If you really wanted to stick it to the Westboro Baptist Church – you know, the Fred Phelps-led small but loud group of hateful people who picket funerals and other high-profile events around the country as retaliation for America’s acceptance of gays and abortion and a bunch of other things they don’t agree with – what’s the most creative thing you could do?
I can’t think of a better idea than buying a house right across the street from the church and painting it in the rainbow colors of the pride flag. That’s what Aaron Jackson did, and now those who are turned off by Westboro’s message have a new reason to be hopeful. The Equality House aims to spread a message of love and peace.
Jackson and a friend moved into the new house in January but just painted the house with the help of volunteers last week. They didn’t publicize their plans in advance, so WBC members were most likely shocked when they noticed the new paint job.
I had been considering making an ironic visit to the Westboro Baptist Church already, so when I heard about this new rainbow house, I knew I had to see it myself. I set off for Topeka, Kansas to take a look.
My visit to Westboro and the Rainbow House
I arrived at the same time as the postman. It was weird to watch him deliver mail to the rainbow house, then cross the street and deliver mail to Westboro. It suddenly dawned on me how bizarre his daily routine is. Imagine if your everyday job was to deliver mundane junk mail and supermarket circulars to such a notorious institution as the WBC. That would mess with my mind. “Gotta make sure Fred Phelps knows what’s on sale at the Pic ‘n’ Save this week!”
When I stopped by nobody seemed to be home at Westboro. I thought I saw Michelle Shocked peeking out one of the windows, but perhaps that was just my imagination.
Here’s a pic of WBC’s trash can on the street. I’ll leave it up to you whether you’d like to take this opportunity to construct a metaphor involving “Westboro Baptist Church” and “garbage,” or take the high road in the name of peace and love.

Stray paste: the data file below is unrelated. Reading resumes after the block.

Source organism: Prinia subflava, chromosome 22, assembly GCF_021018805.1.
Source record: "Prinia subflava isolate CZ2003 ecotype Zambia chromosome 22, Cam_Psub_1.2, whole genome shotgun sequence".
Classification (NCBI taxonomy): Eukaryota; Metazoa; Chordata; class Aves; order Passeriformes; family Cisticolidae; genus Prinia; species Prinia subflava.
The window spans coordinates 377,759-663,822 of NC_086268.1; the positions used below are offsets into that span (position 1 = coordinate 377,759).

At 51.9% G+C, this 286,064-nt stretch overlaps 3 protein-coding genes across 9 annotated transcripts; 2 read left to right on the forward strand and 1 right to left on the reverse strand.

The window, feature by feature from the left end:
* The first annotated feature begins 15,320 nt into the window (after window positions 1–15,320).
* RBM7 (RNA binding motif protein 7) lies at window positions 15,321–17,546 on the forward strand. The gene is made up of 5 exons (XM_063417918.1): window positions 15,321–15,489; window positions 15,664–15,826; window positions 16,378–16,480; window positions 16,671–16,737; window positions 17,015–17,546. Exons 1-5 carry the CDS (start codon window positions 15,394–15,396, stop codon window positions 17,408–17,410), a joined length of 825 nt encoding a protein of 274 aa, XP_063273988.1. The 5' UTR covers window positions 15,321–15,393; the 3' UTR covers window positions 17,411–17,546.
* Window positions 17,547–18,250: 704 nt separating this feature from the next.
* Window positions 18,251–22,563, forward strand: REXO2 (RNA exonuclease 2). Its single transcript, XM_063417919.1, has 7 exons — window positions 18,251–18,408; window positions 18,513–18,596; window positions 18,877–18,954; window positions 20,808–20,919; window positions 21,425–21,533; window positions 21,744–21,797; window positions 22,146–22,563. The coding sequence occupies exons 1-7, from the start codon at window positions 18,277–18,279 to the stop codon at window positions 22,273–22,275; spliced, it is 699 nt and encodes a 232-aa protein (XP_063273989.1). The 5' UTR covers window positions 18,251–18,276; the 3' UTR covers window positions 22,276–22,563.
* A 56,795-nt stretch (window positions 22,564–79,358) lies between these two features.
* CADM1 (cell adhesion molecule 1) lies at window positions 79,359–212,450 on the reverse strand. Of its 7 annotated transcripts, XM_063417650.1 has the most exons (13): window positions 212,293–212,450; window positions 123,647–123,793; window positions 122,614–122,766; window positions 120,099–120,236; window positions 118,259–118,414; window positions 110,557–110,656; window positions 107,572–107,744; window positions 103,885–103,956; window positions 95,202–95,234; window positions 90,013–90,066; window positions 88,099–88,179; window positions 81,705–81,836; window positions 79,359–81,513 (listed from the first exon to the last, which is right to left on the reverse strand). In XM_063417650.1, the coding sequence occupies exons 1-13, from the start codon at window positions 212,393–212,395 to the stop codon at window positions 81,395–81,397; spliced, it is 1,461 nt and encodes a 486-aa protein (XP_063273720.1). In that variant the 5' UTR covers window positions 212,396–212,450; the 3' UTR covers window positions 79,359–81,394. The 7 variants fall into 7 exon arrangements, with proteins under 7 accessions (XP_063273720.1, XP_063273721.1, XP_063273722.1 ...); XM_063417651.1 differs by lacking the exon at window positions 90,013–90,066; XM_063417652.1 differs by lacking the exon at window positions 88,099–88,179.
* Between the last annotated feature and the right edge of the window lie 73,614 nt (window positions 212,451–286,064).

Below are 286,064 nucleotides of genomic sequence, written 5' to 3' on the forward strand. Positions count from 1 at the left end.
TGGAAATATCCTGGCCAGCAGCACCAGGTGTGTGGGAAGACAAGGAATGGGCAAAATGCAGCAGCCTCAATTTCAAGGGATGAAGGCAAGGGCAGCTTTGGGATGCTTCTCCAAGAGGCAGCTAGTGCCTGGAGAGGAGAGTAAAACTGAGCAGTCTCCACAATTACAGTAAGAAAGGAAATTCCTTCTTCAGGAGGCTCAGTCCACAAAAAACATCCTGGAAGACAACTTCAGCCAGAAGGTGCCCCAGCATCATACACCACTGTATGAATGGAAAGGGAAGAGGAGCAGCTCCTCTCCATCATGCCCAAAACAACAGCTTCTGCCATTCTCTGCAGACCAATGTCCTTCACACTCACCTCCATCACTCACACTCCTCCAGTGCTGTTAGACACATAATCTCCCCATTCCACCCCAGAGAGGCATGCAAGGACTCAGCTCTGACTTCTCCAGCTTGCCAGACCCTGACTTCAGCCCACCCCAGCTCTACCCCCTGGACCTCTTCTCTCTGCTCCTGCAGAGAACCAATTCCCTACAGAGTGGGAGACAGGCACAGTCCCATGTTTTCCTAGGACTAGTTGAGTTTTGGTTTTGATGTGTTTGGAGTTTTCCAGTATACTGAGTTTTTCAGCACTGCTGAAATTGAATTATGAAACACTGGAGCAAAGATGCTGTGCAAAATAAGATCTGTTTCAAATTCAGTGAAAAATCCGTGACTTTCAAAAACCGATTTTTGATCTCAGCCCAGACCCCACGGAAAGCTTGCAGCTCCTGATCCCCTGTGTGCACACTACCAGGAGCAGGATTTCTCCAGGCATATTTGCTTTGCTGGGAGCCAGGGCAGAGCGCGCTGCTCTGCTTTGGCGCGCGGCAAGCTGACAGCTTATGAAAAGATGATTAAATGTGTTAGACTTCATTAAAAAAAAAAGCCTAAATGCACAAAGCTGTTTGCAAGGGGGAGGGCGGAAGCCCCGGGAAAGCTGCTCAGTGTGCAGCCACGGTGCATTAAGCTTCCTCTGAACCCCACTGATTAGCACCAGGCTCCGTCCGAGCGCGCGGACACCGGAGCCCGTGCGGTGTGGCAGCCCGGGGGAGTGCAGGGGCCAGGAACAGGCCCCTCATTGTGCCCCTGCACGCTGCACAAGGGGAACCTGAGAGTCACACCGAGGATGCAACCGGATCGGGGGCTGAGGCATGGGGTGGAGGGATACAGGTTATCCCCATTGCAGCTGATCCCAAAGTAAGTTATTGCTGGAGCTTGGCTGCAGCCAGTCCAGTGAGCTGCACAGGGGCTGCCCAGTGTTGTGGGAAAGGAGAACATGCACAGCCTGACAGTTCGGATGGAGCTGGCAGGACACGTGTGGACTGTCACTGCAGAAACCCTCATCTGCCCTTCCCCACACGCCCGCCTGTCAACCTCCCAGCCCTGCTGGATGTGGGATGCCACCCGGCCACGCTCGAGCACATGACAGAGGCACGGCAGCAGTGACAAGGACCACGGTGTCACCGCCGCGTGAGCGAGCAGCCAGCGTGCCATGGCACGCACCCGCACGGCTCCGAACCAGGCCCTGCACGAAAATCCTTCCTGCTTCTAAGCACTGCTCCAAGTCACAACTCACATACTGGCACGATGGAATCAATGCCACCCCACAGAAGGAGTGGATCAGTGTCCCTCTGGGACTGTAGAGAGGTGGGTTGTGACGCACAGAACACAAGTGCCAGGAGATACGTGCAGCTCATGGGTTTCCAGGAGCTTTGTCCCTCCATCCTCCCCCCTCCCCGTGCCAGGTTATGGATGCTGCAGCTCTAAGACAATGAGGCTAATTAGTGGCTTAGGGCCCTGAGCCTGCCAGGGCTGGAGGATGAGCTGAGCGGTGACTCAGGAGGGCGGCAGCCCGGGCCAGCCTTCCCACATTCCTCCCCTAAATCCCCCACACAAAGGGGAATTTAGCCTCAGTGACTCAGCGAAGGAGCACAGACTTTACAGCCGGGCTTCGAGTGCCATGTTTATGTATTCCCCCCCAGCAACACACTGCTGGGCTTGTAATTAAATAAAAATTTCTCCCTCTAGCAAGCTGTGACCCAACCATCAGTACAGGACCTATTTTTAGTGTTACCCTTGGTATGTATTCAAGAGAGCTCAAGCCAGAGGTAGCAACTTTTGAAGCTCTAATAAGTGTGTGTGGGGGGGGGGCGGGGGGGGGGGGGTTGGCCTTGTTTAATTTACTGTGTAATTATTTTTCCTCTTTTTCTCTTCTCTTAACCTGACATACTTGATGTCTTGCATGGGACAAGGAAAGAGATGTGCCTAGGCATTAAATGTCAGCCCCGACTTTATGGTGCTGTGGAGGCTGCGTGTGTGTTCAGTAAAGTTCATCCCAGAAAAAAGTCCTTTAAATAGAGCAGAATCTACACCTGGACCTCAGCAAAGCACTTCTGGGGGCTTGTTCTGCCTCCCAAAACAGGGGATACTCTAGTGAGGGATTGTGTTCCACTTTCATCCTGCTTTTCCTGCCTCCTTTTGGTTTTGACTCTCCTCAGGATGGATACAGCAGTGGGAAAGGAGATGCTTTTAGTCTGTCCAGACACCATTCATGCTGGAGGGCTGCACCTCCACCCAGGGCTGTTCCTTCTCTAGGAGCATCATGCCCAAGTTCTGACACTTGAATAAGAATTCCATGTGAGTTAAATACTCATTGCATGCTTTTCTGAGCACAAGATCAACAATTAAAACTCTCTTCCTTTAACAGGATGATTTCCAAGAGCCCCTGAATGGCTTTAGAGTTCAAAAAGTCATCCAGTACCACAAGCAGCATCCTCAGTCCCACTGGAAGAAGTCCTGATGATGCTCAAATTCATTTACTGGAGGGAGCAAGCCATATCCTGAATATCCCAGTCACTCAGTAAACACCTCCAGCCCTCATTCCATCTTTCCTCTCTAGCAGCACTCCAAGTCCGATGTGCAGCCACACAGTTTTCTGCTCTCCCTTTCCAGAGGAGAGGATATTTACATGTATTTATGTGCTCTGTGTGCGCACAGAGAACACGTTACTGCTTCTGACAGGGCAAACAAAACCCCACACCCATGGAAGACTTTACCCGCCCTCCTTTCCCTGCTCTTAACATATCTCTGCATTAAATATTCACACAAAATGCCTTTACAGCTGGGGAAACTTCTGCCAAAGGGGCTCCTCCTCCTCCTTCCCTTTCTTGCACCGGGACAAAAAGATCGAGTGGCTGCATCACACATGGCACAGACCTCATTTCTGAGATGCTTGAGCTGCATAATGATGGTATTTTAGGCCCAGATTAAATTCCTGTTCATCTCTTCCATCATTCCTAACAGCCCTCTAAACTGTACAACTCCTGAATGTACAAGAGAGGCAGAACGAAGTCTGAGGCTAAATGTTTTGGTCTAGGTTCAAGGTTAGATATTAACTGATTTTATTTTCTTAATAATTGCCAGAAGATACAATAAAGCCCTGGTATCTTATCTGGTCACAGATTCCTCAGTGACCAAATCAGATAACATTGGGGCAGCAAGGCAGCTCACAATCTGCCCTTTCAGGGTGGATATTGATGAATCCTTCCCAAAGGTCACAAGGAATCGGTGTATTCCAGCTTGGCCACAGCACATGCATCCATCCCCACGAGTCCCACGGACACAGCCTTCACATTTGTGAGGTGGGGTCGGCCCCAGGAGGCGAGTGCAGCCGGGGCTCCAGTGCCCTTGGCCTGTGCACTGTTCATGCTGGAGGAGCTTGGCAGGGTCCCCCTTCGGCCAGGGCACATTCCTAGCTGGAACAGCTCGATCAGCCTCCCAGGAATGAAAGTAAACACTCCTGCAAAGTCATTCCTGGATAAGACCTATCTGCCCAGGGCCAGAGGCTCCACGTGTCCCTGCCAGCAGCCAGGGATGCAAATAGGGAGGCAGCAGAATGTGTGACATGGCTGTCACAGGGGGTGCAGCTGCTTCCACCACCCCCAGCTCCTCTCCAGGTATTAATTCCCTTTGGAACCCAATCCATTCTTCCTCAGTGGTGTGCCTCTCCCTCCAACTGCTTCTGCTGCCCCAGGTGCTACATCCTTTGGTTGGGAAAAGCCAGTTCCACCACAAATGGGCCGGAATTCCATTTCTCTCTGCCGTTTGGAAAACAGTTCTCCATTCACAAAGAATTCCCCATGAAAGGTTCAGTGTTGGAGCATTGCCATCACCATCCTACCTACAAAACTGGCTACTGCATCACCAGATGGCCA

As for the Equality House, it stood loud and proud. I noticed it from a few blocks away, well before I saw WBC, thanks to the tall rainbow and American flags flying above. On this particular day, a snowstorm had created the opportunity for some icy artwork.
Snowpeople for equality!
Things to know about the Westboro Baptist Church’s location
For some reason I had imagined that Westboro would be situated in a rural location, but it turns out that WBC is smack in the middle of a friendly, walkable suburban neighborhood just a couple miles from downtown Topeka. There are sidewalks on the block and free street parking as well, so you can get as close as you like.
Wave to the surveillance cameras!
The area surrounding WBC is actually just like any other American suburb. This is what the block looks like in winter.
The shopping mall down the street has tattoo parlors and liquor stores. There’s so much sin surrounding Westboro!
I include these photos to point out that WBC’s homebase is not some neighborhood full of loonies who all believe what Fred Phelps preaches. It’s an incredibly normal American town. Westboro is just one building on a block of seemingly regular families going about their business, so don’t get the impression that Topeka itself is a bad place because of the WBC.
It’s the kind of neighborhood where you can walk two blocks from the Westboro Church and rainbow house to the Arby’s on the corner, where you can still see the rainbow colors out the window as you scarf down your roast beef sandwich.
Visiting the Westboro Baptist Church, the Equality House, and the Transgender House
The residents of the rainbow house welcome visitors to walk on their property to take pics. Go right up on their lawn and snap away, and share your images with the world. You can read more about their mission at http://plantingpeace.org.
The house was featured on lots of news reports at the time of its painting. Property owners now report that they get about 150 visitors per day.
For those who haven’t been following this story lately, here’s an update. In 2016, Jackson was able to buy the property next door to the equality house (thanks largely to donations from supporters) and decided to name it “The Transgender House.” It was painted in the colors of the transgender flag and stands as a symbol of acceptance for the trans community, which has one of the highest suicide rates of any demographic group.
This updated photo from Planting Peace shows how the street looks now:
Street parking is free and readily available. Just be respectful of the other neighbors, who might be bothered by all the attention their street is getting.